The Great War or the First World War differs significantly from the Second World War as far as geography is concerned. The First World War was an international conflict that affected the European nations between the years of 1914 and 1918. The war was mainly fought in Europe, Middle East, and the North Africa. There were mainly two camps in the war, with Germany, Turkey, and Austria-Hungary serving as the central powers while France, Great Britain, Russia, Italy, Japan, and later on the United States being on the opposite side. The First World War broke out when the Serbians thought of liberating their people in Austria-Hungary after emerging victorious in the Balkan Wars that happened between 1912 and 1913. The Serbs had to do something to provoke Austria-Hungary and the best chance was to assassinate the heir to throne, Franz Ferdinand. The head of Serbian intelligence, Apis, who was also the head of the secret society referred to as the Union or Death, was tasked with the role of assassinating Ferdinand who was expected to visit the troops in Bosnia.

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Geographically, the First World War broke out in Serbia, following the death of the heir to the Austria-Hungarian Empire, Ferdinand. By then, Austria-Hungary was assured of Germany’s support because of the existing military pact between the two nations. Russia, on the other hand, would intervene unconditionally if Serbia were attacked because of the military pact they had. Russia and France were forced to intervene following Germany’s participation in the conflict between Serbia and Austria-Hungary. Germany had initially demanded that its troops should pass through Luxembourg and Belgium on their way to France. Belgium did not allow German soldiers to pass through its territory, something that forced Germany to declare war. Since Great Britain had a pact with Belgium, it had to declare war on Germany as well, even though it had nothing to do with Serbia, the initial aggressor. Austria-Hungary, in solidary with Germany, declared war on Russia. On the same note, Serbia declared war on Germany to show support for Russia. Great Britain and France joined the war officially against Germany and Austria-Hungary on August 10 and 12 respectively while Japan joined the war on Serbia and Russia’s side on August 23. By this date, the war had spread out to various countries across Europe and Asia, but nothing was going on in North Africa and Middle East.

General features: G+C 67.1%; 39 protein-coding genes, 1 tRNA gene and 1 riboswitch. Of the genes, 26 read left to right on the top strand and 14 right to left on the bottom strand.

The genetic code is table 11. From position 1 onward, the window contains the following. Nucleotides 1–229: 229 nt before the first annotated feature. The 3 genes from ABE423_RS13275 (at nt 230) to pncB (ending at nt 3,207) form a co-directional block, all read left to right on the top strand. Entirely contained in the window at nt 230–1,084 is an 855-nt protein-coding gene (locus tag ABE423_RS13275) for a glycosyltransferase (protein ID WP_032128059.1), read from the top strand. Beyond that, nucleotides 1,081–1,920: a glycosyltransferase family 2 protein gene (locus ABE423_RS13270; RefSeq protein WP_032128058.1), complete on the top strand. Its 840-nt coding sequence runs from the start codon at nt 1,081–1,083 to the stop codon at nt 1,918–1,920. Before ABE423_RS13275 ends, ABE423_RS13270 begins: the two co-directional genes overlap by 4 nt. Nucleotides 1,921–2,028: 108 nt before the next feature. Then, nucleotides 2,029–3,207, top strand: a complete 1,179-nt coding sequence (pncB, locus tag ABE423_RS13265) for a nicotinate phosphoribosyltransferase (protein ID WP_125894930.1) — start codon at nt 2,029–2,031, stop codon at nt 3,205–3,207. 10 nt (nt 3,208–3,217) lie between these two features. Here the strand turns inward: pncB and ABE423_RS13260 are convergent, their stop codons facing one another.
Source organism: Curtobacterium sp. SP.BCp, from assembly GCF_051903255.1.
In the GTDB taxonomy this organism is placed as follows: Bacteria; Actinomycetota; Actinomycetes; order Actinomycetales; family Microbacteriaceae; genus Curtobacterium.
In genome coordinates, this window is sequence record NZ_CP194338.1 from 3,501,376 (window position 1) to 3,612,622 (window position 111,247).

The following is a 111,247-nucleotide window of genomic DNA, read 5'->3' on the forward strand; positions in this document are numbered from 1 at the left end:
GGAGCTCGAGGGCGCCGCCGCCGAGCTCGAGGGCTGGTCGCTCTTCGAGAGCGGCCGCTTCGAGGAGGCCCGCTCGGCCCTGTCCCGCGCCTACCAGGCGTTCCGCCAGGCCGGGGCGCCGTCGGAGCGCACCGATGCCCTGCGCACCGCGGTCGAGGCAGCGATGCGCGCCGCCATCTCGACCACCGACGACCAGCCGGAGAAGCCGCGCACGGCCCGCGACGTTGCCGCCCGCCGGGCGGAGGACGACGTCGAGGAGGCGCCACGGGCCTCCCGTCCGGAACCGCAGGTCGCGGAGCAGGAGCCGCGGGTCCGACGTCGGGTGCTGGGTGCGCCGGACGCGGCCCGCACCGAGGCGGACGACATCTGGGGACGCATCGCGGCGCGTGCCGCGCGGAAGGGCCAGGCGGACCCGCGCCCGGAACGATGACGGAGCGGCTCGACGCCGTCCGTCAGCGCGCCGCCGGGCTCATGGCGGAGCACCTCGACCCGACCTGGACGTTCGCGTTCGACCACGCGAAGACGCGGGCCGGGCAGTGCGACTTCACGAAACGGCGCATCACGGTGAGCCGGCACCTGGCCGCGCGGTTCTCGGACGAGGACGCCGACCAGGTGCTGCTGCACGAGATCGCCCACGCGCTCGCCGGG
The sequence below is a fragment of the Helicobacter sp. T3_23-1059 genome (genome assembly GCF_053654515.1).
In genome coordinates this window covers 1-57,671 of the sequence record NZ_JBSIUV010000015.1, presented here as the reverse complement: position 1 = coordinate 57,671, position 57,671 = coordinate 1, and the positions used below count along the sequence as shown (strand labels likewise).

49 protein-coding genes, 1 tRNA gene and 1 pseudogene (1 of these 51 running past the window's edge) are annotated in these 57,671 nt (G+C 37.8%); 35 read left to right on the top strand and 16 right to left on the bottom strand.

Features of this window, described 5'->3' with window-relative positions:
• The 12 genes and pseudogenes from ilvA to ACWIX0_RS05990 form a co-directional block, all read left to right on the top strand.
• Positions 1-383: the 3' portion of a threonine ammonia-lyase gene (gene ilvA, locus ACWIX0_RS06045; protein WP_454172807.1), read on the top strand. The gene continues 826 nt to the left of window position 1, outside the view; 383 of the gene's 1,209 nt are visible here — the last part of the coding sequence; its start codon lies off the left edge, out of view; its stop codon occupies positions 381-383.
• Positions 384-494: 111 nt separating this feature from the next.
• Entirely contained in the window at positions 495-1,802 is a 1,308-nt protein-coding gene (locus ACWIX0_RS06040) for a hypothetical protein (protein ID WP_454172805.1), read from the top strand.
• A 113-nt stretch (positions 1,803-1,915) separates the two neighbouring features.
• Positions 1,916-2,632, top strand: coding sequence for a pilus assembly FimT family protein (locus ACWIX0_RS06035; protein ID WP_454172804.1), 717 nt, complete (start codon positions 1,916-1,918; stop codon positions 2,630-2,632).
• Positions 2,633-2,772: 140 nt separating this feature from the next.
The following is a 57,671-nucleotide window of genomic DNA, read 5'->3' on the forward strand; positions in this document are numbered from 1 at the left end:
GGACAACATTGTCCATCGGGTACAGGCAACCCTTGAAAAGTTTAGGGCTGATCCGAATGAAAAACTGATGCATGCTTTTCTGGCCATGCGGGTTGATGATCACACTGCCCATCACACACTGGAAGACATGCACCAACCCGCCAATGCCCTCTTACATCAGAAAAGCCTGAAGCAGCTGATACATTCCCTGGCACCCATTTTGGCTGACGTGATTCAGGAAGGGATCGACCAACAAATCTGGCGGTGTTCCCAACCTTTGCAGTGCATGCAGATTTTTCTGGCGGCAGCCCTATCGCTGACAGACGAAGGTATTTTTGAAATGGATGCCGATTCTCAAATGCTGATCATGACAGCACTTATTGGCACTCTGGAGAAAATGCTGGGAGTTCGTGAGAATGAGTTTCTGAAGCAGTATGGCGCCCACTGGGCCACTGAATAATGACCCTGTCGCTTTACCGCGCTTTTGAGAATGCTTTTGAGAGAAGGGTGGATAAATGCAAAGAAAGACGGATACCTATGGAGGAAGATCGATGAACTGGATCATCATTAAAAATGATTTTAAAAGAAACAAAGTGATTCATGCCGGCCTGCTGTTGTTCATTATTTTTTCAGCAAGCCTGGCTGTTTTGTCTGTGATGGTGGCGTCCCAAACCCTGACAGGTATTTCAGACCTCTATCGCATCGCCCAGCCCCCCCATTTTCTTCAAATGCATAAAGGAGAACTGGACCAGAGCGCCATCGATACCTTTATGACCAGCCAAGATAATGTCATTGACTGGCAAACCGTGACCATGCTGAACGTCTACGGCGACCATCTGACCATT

Romania, even though it was running an anti-Russian campaign back home, chose not to engage in the conflict. Russia, Great Britain, and France formed a strong alliance following the Treaty of London, which was later referred to as the Entente, or simply the allied forces. The treaty prevented any of the parties from making separate peace treaties with the central powers led by Germany.

Unlike the First World War, the Second World War spread across all the nations globally, after breaking out in 1939. Unlike the WWI, WWII broke out in Germany. The major belligerents were the Axis Powers, which included Germany, Japan, and Italy. In the first war, Japan was fighting against Germany while Italy was neutral, but the two nations were now on Germany’s side. WWII broke out because of the agreements made after WWI.

While the First World War started with the killing of the Austria-Hungarian prince in Bosnia, the Second World War broke out when Germany’s dictator, Adolf Hitler, invaded Poland. France and Britain had assured Poland of their support should it be attacked by Germany.

WWI and WWI, geographically, differ in a number of ways based on the maps. The major cause of the difference is the aggressor and the military pacts that had been signed after the first war. In the WWI, Serbia was the main aggressor and its focus was to regain its lost glory. The leaders of Serbia were of the view that they would recapture their power by liberating their people residing in Austria-Hungary. For all these to happen, they had to sign a number of military pacts with the major powers in Europe, including Russia. In WWII, the aggressor was Germany and other nations, such as Japan and Italy, which were mainly dissatisfied with the type of agreements, especially the penalties handed to Germany, after WWI (Swift, and Sharpe 13).

Regarding the impacts of the two wars, a great difference exists. Following WWI, Germany had to surrender a number of colonies in Africa as part of the agreement with the victors. Second, Germany and its allies had to be stopped from manufacturing certain types of weapons because of their aggressive nature. In Eastern Europe, for instance, Germany lost all the allies to Russia. By then, Russia was flexing its muscles with the intention of establishing a communist empire. The Great Britain, France, and Russia had an easy victory against Germany and its allies during WWI. For this reason, they continued their strong presence in Europe and North Africa, especially Egypt for the case of Great Britain. However, the situation was different after WWII because France and Great Britain were declared bankrupt. The two countries, together with other nations in Europe that participated in the war, had to be bailed out by the United States through the International Monetary Fund (IMF) and World Bank.

Additionally, they had to grand independence to quite a number of countries, including those in North Africa mainly because they were unable to sustain their operations. In Europe, France and Great Britain conceded defeat to Russia, allow it to form the USSR. Europe was never the same again because the traditional powers, including Italy, France, Great Britain, Germany, and Belgium were no more. Most of these countries had to start from scratch because their economies were at their knees.

  • Swift, Michael, and Sharpe, Mike. Historical Maps of World War II Europe. London: PRC, 2000. Print.